Paper No. 5
Presentation Time: 9:10 AM
TEMPORAL VARIANCE IN STREAM-HYPORHEIC INTERACTIONS IN STREAMS OF THE MCMURDO DRY VALLEYS ANTARCTICA – MODELING EXCHANGE FROM LONG-TERM STREAM GAUGE RECORDS OF FLOW AND ELECTRICAL CONDUCTIVITY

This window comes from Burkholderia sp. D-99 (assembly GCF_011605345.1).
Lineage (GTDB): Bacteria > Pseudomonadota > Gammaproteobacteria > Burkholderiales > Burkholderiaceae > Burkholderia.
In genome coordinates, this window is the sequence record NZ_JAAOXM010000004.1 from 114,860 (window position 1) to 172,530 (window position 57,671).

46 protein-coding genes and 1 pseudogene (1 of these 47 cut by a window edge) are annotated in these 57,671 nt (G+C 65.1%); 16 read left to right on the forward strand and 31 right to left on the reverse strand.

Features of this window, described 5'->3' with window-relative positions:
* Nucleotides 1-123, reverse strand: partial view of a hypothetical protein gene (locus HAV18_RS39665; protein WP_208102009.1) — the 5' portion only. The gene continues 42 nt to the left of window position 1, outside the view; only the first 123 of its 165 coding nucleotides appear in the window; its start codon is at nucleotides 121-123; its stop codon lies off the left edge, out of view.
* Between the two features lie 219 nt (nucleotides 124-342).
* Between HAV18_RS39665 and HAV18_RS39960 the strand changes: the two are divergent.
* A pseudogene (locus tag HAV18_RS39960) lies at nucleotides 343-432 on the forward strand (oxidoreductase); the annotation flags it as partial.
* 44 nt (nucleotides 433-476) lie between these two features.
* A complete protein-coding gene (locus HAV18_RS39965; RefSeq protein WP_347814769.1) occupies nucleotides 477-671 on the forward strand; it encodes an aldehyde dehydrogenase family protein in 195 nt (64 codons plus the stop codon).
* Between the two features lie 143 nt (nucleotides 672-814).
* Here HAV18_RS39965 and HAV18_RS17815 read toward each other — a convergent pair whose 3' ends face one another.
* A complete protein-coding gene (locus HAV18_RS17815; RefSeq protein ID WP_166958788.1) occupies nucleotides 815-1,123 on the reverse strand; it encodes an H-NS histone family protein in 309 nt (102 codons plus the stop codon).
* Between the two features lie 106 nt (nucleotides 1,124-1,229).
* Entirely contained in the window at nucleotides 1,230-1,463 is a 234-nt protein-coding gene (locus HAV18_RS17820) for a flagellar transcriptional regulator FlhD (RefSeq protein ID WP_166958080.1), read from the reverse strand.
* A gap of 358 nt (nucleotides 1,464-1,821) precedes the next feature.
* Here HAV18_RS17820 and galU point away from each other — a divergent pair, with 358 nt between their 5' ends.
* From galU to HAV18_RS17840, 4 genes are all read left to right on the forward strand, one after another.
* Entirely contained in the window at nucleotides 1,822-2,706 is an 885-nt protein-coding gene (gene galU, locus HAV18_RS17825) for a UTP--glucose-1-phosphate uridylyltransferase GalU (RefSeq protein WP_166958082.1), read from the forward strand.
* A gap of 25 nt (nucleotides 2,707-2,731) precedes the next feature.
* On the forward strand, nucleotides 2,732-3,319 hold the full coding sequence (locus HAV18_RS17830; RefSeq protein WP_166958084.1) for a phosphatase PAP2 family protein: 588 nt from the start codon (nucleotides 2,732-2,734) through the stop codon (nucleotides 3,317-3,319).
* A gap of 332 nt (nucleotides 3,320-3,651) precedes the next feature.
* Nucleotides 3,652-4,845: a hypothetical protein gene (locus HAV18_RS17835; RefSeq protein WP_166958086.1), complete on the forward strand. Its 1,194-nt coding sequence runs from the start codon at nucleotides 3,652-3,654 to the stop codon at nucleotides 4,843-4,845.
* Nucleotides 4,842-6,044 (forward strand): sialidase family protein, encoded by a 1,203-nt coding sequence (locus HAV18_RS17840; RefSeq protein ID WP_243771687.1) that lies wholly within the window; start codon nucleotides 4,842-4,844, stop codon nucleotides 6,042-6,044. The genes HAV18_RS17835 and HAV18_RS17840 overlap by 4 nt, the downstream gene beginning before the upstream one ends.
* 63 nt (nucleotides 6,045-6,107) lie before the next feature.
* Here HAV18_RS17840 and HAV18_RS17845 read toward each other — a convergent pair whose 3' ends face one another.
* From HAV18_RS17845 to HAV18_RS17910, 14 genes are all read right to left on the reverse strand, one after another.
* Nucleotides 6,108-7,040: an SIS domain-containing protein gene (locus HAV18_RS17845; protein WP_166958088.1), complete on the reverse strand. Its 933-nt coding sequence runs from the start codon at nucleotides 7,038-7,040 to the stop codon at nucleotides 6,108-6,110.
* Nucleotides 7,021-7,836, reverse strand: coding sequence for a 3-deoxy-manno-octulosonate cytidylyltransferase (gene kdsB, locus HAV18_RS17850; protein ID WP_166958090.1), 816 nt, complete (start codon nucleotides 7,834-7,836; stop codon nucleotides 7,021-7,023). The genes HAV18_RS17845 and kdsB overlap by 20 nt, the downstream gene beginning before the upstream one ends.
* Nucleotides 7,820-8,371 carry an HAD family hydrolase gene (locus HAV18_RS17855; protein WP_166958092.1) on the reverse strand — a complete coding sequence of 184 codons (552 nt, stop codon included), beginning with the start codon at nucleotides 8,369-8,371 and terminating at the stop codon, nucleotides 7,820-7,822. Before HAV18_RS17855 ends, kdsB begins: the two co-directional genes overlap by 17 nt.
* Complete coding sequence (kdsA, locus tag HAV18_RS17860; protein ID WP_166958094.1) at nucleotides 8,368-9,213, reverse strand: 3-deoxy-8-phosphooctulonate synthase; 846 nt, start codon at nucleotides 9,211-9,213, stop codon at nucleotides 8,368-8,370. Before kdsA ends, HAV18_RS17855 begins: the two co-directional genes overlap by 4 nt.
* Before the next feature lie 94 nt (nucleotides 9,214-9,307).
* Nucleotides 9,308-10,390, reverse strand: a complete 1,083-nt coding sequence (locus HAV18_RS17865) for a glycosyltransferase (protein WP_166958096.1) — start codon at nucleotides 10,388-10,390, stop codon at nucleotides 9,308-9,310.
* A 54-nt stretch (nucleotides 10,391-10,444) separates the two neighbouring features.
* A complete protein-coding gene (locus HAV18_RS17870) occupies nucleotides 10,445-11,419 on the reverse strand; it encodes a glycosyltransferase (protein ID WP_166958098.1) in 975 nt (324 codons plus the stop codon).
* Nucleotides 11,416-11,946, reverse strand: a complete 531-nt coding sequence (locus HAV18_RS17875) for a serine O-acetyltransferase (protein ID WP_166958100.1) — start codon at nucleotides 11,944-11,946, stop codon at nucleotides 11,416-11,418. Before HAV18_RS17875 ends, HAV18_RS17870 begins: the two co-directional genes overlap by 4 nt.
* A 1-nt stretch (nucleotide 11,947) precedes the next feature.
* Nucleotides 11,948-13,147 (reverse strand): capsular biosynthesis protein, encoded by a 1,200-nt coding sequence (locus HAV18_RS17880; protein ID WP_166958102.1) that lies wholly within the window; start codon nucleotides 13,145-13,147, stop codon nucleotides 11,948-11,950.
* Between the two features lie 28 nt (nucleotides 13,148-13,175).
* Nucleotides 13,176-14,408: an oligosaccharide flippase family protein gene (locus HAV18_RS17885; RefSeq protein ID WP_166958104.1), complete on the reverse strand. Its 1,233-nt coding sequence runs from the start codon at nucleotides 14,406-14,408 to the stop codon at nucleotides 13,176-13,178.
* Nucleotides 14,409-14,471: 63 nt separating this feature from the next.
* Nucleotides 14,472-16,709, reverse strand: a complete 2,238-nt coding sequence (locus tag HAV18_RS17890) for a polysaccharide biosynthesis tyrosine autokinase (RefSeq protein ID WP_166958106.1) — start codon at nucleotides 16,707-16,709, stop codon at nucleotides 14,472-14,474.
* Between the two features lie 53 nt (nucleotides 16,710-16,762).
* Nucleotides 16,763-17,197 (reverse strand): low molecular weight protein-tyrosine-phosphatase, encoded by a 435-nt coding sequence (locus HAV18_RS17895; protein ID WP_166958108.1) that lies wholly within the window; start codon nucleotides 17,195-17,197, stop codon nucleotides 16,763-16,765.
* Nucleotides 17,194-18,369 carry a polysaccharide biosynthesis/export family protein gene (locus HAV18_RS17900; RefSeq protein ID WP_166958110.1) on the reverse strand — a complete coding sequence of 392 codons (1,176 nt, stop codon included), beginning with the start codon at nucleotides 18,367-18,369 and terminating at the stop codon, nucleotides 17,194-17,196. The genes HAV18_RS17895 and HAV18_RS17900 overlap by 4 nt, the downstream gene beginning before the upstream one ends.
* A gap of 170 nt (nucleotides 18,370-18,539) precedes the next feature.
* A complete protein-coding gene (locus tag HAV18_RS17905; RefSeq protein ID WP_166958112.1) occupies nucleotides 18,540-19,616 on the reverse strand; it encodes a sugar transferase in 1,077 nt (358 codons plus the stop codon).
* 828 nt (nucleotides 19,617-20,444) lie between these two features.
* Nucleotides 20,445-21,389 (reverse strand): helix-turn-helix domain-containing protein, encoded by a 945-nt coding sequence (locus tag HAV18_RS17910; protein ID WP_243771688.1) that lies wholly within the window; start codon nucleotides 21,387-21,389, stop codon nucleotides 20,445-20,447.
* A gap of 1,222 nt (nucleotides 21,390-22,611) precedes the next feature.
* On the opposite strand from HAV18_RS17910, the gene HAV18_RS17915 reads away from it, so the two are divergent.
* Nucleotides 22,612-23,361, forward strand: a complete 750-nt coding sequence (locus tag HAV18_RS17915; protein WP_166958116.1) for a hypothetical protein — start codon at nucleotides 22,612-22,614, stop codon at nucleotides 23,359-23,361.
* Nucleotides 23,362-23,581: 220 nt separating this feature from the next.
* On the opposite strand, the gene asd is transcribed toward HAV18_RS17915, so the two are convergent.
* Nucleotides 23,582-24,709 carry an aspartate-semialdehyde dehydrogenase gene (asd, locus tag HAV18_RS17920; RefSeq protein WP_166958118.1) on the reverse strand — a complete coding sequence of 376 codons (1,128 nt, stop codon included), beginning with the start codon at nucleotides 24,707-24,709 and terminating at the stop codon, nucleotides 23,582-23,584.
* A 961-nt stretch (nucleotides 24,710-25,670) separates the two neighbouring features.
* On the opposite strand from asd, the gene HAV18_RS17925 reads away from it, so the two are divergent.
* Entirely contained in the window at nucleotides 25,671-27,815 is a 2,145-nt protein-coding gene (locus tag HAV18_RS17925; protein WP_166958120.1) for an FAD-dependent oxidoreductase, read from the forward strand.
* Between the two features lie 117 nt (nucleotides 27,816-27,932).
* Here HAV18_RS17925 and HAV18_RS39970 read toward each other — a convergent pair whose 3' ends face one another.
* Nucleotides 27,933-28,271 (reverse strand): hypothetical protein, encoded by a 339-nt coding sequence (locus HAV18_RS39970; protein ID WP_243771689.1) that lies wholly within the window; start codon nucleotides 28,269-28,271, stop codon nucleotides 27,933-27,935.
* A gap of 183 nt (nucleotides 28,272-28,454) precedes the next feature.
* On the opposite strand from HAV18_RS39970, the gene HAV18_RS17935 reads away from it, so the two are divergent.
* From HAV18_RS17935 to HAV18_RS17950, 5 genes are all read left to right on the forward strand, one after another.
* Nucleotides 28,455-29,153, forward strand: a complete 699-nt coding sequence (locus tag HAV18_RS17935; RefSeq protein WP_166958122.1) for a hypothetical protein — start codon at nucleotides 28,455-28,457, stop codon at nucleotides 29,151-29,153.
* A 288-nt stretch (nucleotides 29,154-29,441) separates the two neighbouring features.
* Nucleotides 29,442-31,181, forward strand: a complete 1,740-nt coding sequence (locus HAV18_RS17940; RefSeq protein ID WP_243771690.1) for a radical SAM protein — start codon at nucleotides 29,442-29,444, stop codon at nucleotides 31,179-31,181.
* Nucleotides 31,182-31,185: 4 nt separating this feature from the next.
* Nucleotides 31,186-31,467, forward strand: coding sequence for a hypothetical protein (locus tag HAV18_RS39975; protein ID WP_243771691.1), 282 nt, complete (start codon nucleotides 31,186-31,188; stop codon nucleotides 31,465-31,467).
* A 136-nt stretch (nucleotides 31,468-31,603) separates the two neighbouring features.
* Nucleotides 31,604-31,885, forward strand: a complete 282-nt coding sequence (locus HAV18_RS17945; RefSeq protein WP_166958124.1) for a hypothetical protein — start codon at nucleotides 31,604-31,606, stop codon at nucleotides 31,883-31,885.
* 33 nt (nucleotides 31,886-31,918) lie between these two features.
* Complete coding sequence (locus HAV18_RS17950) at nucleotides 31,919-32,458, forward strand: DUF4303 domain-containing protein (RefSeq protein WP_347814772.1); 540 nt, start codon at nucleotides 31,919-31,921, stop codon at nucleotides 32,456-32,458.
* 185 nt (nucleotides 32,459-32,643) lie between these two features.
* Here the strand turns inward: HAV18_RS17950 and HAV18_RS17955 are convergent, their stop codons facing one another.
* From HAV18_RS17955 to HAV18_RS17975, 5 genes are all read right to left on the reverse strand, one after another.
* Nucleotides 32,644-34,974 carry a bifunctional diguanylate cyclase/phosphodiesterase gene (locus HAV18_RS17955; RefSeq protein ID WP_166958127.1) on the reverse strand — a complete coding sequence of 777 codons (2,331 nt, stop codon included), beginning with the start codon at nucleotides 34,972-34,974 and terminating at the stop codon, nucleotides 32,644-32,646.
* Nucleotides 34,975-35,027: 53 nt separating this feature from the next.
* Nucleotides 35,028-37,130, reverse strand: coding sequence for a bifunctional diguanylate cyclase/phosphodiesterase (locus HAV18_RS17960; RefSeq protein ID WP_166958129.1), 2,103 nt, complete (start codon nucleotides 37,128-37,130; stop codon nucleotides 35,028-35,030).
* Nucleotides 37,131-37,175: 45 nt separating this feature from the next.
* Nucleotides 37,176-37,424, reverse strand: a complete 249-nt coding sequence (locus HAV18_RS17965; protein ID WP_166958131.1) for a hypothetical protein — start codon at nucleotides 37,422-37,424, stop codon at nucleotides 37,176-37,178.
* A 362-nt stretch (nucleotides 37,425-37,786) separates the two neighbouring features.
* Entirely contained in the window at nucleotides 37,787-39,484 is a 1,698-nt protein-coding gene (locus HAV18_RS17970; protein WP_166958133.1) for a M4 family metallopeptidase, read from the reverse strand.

The streams of the McMurdo Dry Valleys of Antarctica connect their source glaciers to closed basin lakes on valley floors for 10-12 weeks per year during the austral summer. The streams are underlain by continuous permafrost, but during the flow seasons, hyporheic zones surround them, thawing to depths of <1m. However, these hyporheic zones are composed of relatively fresh sediment that is rapidly weathered. Glacial meltwater, which feeds these streams, is very dilute. Hence, the hyporheic zone is the primary source of dissolved solutes to stream waters. Here we develop conceptual and numerical models to quantify the influence of hyporheic exchange on stream water, informed by ~20 years of data collection (stream flow, electrical conductivity, temperature, stream and hyporheic water chemistry) on these streams. Our findings indicate that (1) short streams generally demonstrate little streamwater turnover (i.e., cumulative streamflow exchange through the hyporheic zone) compared to long streams, and (2) that hyporheic influence on streamwater varies on daily, seasonal, and interannual timescales. This work represents the first attempt to quantify cumulative impacts of hyporheic exchange on streamwater through time, and we propose that this is a starting point for developing similar models and applications for temperate streams.